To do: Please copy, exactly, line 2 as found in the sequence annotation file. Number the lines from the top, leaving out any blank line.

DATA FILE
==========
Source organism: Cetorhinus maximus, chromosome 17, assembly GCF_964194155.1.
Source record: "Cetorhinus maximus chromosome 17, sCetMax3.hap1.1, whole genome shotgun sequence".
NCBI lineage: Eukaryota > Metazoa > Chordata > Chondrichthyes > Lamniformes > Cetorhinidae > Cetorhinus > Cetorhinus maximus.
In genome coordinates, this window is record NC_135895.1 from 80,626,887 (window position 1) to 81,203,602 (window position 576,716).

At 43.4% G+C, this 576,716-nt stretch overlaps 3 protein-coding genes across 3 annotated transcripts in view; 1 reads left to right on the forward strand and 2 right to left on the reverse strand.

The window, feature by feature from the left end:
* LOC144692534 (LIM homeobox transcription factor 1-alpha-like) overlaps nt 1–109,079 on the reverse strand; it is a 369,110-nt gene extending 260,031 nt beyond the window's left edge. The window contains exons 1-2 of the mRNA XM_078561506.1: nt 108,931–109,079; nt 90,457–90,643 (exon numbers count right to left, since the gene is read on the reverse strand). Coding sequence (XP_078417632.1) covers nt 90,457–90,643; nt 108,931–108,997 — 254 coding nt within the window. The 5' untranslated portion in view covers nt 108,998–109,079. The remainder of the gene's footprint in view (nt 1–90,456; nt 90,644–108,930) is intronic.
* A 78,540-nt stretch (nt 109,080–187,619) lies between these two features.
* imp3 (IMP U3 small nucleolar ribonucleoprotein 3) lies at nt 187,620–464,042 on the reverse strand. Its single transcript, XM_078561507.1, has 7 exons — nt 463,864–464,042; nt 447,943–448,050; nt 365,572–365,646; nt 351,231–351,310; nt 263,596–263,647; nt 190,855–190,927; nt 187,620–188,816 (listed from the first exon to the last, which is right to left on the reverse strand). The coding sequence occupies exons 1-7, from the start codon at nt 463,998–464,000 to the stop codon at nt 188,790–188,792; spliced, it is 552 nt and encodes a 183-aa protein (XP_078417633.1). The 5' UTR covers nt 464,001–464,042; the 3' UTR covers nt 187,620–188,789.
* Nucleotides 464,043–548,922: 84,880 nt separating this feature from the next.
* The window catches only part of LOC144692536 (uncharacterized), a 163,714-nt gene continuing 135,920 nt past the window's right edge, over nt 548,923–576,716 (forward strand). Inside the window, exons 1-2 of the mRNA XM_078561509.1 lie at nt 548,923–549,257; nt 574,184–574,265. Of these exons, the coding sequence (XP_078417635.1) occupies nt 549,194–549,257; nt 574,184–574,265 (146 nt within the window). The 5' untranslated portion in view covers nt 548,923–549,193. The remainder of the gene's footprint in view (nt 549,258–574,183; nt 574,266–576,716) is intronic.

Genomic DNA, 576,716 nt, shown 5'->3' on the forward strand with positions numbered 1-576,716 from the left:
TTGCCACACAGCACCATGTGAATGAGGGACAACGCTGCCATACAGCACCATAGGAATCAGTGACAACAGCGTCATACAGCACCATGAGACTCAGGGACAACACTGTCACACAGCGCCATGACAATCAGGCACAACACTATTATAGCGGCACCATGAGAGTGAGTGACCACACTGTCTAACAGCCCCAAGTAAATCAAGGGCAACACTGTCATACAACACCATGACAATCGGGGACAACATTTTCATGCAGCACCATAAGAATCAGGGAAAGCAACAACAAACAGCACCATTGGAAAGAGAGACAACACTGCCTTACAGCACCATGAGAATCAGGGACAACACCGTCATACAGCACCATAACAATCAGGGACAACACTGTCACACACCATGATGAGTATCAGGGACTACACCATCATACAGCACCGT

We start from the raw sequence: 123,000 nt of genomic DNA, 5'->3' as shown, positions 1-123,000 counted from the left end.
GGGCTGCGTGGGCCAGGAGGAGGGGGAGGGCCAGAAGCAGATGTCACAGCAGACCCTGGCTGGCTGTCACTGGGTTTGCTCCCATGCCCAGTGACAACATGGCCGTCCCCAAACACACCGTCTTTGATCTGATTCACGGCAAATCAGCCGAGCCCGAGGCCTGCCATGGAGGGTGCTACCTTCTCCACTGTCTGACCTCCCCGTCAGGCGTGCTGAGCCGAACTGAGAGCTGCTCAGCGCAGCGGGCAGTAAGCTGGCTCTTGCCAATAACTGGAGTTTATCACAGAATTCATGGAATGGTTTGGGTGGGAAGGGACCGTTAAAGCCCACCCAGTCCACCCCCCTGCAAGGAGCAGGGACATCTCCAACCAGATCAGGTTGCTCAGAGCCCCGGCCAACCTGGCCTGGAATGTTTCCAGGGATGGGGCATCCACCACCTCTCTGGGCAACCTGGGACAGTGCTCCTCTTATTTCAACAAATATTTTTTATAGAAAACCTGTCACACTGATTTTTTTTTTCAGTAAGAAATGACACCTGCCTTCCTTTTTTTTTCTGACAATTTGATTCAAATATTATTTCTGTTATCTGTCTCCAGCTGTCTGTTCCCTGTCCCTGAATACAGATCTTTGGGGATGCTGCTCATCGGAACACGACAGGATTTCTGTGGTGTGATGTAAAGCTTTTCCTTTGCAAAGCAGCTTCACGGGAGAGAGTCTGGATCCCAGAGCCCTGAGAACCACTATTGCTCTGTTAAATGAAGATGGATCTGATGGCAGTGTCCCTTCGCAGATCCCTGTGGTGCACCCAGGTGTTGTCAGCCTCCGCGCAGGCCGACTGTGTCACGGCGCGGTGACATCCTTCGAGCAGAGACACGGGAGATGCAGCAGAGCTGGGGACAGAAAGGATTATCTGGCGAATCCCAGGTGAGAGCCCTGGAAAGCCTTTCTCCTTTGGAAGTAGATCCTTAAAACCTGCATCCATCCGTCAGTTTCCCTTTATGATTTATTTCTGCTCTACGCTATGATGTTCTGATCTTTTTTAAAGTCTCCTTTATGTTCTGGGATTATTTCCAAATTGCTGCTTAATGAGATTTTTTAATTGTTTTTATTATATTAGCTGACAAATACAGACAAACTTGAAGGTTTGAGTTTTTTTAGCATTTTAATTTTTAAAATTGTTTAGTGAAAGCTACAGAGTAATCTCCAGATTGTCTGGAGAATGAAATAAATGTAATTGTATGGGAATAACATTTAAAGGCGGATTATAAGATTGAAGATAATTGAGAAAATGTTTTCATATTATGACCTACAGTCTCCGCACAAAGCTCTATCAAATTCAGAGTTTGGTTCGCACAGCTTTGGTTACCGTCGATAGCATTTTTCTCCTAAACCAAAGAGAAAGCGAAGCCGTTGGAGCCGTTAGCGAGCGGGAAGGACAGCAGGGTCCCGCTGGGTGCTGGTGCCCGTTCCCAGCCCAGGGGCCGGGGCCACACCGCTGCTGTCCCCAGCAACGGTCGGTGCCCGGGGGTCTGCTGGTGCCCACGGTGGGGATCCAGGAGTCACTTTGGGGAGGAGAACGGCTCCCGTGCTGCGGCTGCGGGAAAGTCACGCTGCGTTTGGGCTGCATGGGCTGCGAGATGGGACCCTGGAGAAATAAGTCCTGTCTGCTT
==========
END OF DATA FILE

Source record: "Cetorhinus maximus chromosome 17, sCetMax3.hap1.1, whole genome shotgun sequence".